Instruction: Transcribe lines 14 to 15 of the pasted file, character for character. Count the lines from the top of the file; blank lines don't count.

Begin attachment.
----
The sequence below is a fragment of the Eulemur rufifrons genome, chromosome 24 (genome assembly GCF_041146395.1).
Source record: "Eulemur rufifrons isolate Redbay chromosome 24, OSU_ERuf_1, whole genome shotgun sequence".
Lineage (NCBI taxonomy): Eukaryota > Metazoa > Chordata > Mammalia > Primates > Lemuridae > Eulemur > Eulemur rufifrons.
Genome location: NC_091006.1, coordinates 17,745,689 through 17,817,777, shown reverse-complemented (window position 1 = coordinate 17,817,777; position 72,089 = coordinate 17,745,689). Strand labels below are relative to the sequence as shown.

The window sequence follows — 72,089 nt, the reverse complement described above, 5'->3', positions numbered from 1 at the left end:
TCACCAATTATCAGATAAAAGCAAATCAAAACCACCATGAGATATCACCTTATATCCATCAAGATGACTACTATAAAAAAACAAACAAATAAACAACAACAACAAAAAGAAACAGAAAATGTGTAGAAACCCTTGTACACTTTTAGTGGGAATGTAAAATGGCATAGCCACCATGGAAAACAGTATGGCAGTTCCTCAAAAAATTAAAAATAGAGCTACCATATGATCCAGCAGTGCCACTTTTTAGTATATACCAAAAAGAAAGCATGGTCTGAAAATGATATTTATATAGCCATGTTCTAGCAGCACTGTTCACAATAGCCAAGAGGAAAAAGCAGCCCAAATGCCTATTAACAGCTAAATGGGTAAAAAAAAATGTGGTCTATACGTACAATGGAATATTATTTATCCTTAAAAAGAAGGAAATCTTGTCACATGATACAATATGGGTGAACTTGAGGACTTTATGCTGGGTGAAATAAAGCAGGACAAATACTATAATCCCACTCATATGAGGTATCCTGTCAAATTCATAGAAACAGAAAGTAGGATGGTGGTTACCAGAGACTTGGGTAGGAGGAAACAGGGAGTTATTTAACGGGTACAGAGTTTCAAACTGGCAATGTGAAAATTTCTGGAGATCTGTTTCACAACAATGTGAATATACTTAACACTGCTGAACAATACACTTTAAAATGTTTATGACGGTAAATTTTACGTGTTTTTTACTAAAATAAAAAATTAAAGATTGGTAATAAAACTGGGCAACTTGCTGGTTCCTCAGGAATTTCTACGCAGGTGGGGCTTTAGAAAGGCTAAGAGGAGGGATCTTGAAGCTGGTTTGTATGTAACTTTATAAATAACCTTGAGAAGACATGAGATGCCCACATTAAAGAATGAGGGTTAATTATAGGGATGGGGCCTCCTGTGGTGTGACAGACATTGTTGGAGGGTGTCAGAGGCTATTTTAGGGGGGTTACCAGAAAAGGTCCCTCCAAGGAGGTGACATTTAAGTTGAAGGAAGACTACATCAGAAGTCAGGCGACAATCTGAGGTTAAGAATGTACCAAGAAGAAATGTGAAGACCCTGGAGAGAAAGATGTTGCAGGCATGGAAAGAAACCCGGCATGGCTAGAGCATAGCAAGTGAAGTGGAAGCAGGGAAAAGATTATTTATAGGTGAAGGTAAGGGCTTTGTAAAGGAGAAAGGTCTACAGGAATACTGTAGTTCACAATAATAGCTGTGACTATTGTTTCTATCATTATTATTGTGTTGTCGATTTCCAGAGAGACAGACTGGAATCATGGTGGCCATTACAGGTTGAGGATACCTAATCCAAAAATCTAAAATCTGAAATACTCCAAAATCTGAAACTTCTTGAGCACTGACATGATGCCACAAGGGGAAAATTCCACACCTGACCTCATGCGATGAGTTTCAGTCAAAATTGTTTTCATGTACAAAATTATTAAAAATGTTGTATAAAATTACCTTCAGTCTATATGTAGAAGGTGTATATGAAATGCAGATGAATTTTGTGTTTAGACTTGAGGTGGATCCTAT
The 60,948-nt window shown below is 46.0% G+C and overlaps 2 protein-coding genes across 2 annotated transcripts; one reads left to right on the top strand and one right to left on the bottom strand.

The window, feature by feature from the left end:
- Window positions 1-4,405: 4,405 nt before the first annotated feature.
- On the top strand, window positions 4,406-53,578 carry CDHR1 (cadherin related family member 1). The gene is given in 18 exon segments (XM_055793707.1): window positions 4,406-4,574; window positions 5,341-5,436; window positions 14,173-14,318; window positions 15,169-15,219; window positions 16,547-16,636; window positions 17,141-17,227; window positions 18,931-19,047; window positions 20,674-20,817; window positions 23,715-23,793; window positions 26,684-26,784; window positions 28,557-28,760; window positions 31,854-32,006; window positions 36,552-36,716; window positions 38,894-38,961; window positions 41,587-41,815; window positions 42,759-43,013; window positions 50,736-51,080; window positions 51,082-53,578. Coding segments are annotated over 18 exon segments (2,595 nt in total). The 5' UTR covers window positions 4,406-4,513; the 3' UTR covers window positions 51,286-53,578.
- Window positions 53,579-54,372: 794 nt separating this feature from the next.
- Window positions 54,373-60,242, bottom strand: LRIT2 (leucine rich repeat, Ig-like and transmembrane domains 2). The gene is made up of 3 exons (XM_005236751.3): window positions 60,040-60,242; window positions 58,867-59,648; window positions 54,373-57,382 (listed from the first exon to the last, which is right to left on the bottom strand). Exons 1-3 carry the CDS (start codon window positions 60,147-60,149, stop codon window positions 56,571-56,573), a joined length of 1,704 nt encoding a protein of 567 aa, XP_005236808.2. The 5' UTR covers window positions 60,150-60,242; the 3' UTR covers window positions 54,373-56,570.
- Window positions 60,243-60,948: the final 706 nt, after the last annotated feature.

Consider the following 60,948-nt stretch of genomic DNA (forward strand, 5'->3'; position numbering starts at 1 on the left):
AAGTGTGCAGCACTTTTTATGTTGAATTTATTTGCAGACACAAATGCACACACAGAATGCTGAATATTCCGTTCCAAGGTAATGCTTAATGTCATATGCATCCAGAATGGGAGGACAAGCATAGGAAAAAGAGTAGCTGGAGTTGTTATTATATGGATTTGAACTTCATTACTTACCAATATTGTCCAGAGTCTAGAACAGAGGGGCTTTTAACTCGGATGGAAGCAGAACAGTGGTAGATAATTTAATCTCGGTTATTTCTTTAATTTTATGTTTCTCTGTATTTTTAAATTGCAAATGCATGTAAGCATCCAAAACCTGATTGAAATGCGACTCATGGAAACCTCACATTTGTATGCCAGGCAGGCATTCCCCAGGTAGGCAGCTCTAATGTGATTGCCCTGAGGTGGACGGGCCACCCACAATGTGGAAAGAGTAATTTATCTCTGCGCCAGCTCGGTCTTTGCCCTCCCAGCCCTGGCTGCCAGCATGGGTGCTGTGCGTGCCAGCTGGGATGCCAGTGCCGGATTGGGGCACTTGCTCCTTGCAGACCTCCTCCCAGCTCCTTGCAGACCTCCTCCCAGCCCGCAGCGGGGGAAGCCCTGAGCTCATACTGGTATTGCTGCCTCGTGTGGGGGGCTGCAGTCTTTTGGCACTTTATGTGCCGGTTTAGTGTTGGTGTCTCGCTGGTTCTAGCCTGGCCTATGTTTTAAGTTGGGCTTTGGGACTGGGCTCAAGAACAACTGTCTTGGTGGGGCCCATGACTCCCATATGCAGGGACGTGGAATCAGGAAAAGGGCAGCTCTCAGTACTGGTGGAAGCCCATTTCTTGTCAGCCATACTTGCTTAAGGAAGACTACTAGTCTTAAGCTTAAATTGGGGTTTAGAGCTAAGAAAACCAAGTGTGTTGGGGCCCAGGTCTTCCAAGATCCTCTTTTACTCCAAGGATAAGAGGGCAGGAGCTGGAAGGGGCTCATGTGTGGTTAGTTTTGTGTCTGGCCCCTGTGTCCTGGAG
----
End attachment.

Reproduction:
Consider the following 60,948-nt stretch of genomic DNA (forward strand, 5'->3'; position numbering starts at 1 on the left):
AAGTGTGCAGCACTTTTTATGTTGAATTTATTTGCAGACACAAATGCACACACAGAATGCTGAATATTCCGTTCCAAGGTAATGCTTAATGTCATATGCATCCAGAATGGGAGGACAAGCATAGGAAAAAGAGTAGCTGGAGTTGTTATTATATGGATTTGAACTTCATTACTTACCAATATTGTCCAGAGTCTAGAACAGAGGGGCTTTTAACTCGGATGGAAGCAGAACAGTGGTAGATAATTTAATCTCGGTTATTTCTTTAATTTTATGTTTCTCTGTATTTTTAAATTGCAAATGCATGTAAGCATCCAAAACCTGATTGAAATGCGACTCATGGAAACCTCACATTTGTATGCCAGGCAGGCATTCCCCAGGTAGGCAGCTCTAATGTGATTGCCCTGAGGTGGACGGGCCACCCACAATGTGGAAAGAGTAATTTATCTCTGCGCCAGCTCGGTCTTTGCCCTCCCAGCCCTGGCTGCCAGCATGGGTGCTGTGCGTGCCAGCTGGGATGCCAGTGCCGGATTGGGGCACTTGCTCCTTGCAGACCTCCTCCCAGCTCCTTGCAGACCTCCTCCCAGCCCGCAGCGGGGGAAGCCCTGAGCTCATACTGGTATTGCTGCCTCGTGTGGGGGGCTGCAGTCTTTTGGCACTTTATGTGCCGGTTTAGTGTTGGTGTCTCGCTGGTTCTAGCCTGGCCTATGTTTTAAGTTGGGCTTTGGGACTGGGCTCAAGAACAACTGTCTTGGTGGGGCCCATGACTCCCATATGCAGGGACGTGGAATCAGGAAAAGGGCAGCTCTCAGTACTGGTGGAAGCCCATTTCTTGTCAGCCATACTTGCTTAAGGAAGACTACTAGTCTTAAGCTTAAATTGGGGTTTAGAGCTAAGAAAACCAAGTGTGTTGGGGCCCAGGTCTTCCAAGATCCTCTTTTACTCCAAGGATAAGAGGGCAGGAGCTGGAAGGGGCTCATGTGTGGTTAGTTTTGTGTCTGGCCCCTGTGTCCTGGAG